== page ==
Linking the North Atlantic for 32 Years

pp 78-79

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pp 78-79With the re-launch of Smyril Line Cargo, the owners of RoPax ferry M/S Norröna have brought the freight service associated with the ferry back under Faroese control, reintroducing the seafood-friendly ‘rolling cargo’ advantage.

Much water has passed under the bridge since 2003 when the Faroese received the magnificent roll-on/roll-off passenger ferry Norröna as a newbuild from Germany’s Flender Werft in Lübeck. The fast-moving vessel changed shipping realities in the Northeast Atlantic island communities, in particular the Faroe Islands and Iceland, as a new connection to the European Continent was established.

Importantly, apart from offering destinations for cruise tourists from different countries, via Denmark to Faroes and Iceland — and from the Faroe Islands to Denmark and Iceland — the Norröna gave Faroese and Icelandic exporters a valued alternative route and means of transport.

Fast forward a decade. Following a review of earlier arrangements for cargo — in effect this function of the ferry had been outsourced to a Danish freight forwarder — owner and operator Smyril Line decided to relaunch its Cargo division, this time as a distinct, subsidiary company.

Today Smyril Line Cargo is busy signing up clients, primarily seafood exporters looking for the optimum transport especially for chilled goods such as, for example, fresh portions of salmon or fresh fillets of whitefish.

“This service offers the fastest and safest way by sea from the Faroes and Iceland to Continental Europe,” said managing director Rene Dahl Olesen. “So we’re keen to introduce our freight service in the marketplace to help make sure seafood exporters in this part of the North Atlantic get the opportunity to make use of the best seaborne transport and logistics service available.”

Mr. Dahl Olesen pointed to the advantage offered by ro/ro cargo and the combination of factors that give the M/S Norröna freight service an edge as it covers the triangle that joins Seyðisfjörður in Iceland, via the Faroese capital Tórhavn, with Hirtshals in northern Jutland, Denmark.

“For fresh seafood in transport, time is of the essence. You want to avoid seeing the value of your cargo reduced unnecessarily because of delays or because of damages caused by any unwanted exposures, shocks or bumps. With our service you are well protected against such risks — the ferry operates at a service speed of 21 knots, the cargo is kept secure in reefer trailers, stable and steady on wheels, all the way from dispatch to delivery. The cargo is not subjected to crane hoisting, nor is it transferred from one unit to another. The dimensions of our trailers are optimized for pallets to make sure the cargo remains fixed in its place once loaded into the trailer. We cannot control the weather but overall, this combination is the safest bet against any unpleasant surprises and, as such, the most cost-effective way of transporting fresh seafood.”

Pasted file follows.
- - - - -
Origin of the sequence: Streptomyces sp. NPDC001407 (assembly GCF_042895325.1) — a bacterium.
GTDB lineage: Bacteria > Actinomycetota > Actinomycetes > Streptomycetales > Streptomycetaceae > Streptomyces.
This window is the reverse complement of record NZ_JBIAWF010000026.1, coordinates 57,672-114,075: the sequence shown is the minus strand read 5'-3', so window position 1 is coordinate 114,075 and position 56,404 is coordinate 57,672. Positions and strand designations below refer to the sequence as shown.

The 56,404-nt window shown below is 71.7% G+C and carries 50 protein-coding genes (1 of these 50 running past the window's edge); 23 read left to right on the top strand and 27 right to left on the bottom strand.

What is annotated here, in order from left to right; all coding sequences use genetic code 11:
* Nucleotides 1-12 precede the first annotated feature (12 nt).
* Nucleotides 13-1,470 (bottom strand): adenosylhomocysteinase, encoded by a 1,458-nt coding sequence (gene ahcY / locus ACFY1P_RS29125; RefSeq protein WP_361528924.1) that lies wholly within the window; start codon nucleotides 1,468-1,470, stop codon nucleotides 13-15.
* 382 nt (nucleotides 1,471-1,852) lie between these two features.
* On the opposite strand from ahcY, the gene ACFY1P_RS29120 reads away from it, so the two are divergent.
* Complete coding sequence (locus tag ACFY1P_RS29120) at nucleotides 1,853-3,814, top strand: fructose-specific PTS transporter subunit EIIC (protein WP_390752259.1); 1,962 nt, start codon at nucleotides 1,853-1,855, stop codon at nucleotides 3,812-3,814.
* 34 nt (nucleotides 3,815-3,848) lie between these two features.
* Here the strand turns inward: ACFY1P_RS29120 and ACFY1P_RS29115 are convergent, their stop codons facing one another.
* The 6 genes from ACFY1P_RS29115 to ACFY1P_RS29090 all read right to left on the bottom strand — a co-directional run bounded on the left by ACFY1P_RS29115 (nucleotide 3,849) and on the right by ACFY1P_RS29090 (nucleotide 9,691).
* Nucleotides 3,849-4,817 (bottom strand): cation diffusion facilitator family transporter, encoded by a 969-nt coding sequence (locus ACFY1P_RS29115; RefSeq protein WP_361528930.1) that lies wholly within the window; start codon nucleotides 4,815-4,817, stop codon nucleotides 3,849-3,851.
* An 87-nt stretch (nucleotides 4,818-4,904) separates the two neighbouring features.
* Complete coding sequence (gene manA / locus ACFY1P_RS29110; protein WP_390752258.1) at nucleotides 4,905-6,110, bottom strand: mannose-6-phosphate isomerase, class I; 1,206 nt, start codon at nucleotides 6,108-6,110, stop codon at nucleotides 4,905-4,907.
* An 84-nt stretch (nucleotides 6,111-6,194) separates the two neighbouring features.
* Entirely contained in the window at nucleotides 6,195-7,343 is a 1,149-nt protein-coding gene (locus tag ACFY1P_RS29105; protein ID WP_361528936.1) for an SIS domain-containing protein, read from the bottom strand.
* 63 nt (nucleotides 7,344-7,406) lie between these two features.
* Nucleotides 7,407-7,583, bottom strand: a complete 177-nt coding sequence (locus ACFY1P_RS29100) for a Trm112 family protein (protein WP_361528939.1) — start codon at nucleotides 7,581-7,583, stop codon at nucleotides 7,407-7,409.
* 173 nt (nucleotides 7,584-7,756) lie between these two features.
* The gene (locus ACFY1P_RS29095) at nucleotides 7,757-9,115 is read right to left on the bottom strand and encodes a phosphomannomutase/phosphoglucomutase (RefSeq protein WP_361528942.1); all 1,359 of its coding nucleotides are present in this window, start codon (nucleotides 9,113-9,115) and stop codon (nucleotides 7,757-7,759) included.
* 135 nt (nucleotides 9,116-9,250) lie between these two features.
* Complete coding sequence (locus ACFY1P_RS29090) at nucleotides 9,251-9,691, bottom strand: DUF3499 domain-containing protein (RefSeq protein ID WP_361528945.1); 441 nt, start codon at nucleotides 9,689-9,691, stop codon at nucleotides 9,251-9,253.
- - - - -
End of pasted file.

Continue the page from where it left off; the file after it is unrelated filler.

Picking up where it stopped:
As the only freight forwarders to offer ro/ro services in the North Atlantic region spanning from Iceland and the Faroe Islands to Denmark, Smyril Line Cargo is looking to utilize the unique opportunity presented through the Norröna’s capacity of 130 trailer units. The company offers transport services and solutions to and from this region by air and sea.

“We have many years of experience in temperature controlled transport,” Mr. Dahl Olesen said, “in particular by sea and road but also by rail and air. Several of our offices and overseas partners have been established with a view to offering reefer transport to food industry clients. This enables us to offer a comprehensive solution based on the particular needs and requirements of our customers, using the most time efficient and cost effective means of transport available, whether it’s by sea, land or air, or a combination. For example, when it comes to exports of fresh farmed salmon we offer to take the cargo by road from the fish processing plant to the Norröna, whereby it’s transported by sea to Denmark, and from there by road to any international airport in Europe for airfreight to North America, Asia or any other destination worldwide.”

For many people in the Faroe Islands, the renewed effort to promote a viable, Faroese-controlled overseas transport service is welcome, considering market developments in recent years, which have seen entities traditionally owned by the Faroese acquired by foreign ones. “Many consider this to be an issue of strategic importance,” Mr. Dahl Olesen said. “I think most of us agree that island nations dependent on exports and imports need to make sure they have reliable and well functioning freight links that they control themselves.”

Mr. Dahl Olesen is joined by his brother Halgir Dahl Olesen in the executive role at Smyril Line Cargo. Halgir’s background in the port agency business comes in handy as part of the company’s new marketing plan includes that segment, too.